Concrossis believes reggae music is becoming the dominant music in Latin and South America.
“Reggae ah the biggest genre of music inna Costa Rica. They love the older version of reggae, the foundation type of music. I went into a reggae club in February with a 4,000- patron capacity and the deejay had his turntable, no mic and he was using vinyl records — and is mostly the foundation reggae man dem alongside younger artistes like Chronixx, Protoje and Kabaka Pyramid and those songs; ah reggae dem love over there,” said Concrossiss, whose given name is Kevin Forest.
He credits the rise of reggae music in South America to the extensive reach of reggaeton, a music style originating in Puerto Rico during the late 1990s.
Concrossiss is carving out his niche in Central and Latin America with his smooth, dancehall-reggae delivery and positive messages.
“My songs do really well in Costa Rica, and when I go over there they tell me I am one of the humblest dancehall artistes who ever come into the country. I go over there four or five times a year and I always mix and mingle with the people, so they feel like I am one of them. Lots of them speak English and understand and love the positive message,” he said.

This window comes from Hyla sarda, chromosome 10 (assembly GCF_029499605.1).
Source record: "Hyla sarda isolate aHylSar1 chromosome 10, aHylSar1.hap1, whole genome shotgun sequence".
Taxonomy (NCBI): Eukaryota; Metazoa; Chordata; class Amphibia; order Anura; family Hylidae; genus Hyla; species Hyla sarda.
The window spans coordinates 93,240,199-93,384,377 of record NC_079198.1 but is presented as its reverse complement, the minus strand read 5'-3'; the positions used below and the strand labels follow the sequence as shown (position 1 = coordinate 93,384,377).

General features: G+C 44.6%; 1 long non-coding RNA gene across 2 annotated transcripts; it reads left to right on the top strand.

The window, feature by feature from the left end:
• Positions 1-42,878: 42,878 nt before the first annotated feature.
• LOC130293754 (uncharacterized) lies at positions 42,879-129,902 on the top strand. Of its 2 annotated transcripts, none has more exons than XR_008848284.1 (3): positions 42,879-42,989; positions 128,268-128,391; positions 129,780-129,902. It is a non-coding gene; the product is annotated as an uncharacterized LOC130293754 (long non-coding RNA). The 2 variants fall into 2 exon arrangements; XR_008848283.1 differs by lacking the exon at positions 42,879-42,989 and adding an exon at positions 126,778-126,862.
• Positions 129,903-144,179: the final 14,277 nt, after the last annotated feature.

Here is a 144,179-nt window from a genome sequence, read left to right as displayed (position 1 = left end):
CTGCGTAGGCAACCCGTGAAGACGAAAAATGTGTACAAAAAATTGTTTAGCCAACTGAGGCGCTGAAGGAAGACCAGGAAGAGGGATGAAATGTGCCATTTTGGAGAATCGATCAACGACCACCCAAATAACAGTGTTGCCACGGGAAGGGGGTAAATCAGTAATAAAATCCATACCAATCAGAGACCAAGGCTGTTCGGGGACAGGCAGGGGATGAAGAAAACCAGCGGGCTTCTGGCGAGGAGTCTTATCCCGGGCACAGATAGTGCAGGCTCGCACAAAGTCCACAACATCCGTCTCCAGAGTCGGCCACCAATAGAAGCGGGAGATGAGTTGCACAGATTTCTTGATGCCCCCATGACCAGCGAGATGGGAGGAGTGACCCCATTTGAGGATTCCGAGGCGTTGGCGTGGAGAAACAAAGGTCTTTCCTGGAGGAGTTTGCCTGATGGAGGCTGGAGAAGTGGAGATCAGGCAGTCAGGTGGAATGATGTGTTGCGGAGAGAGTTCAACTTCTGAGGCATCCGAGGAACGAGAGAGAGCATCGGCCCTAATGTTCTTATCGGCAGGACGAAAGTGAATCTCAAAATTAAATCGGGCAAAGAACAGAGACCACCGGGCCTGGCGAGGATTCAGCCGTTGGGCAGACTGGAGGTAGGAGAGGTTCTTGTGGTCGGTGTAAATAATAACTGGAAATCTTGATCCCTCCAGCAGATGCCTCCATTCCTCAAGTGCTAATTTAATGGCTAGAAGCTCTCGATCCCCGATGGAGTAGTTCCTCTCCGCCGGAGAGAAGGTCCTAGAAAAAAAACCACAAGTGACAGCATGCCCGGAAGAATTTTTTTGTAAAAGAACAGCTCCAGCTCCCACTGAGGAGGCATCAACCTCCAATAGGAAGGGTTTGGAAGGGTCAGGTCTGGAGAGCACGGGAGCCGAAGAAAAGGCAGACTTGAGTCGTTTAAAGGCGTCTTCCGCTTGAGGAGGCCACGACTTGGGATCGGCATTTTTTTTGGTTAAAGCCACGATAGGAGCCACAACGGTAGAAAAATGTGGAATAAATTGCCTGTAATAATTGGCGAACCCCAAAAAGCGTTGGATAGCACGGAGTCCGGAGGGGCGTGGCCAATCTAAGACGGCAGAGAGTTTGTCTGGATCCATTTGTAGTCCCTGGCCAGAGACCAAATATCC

He plans to release a nine-song EP called Progress on all major platforms, in May, under his Forest Production. The release will be followed by a number of shows in Latin America to push the project.
In December, he performed on a show called Teleton in Central Park in San Jose, Costa Rica. He completed a two-week school tour in Nicaragua in February.
He will be heading to West Africa to do a show on April 26th.
Now you can read the Jamaica Observer ePaper anytime, anywhere. The Jamaica Observer ePaper is available to you at home or at work, and is the same edition as the printed copy available at http://bit.ly/epaperlive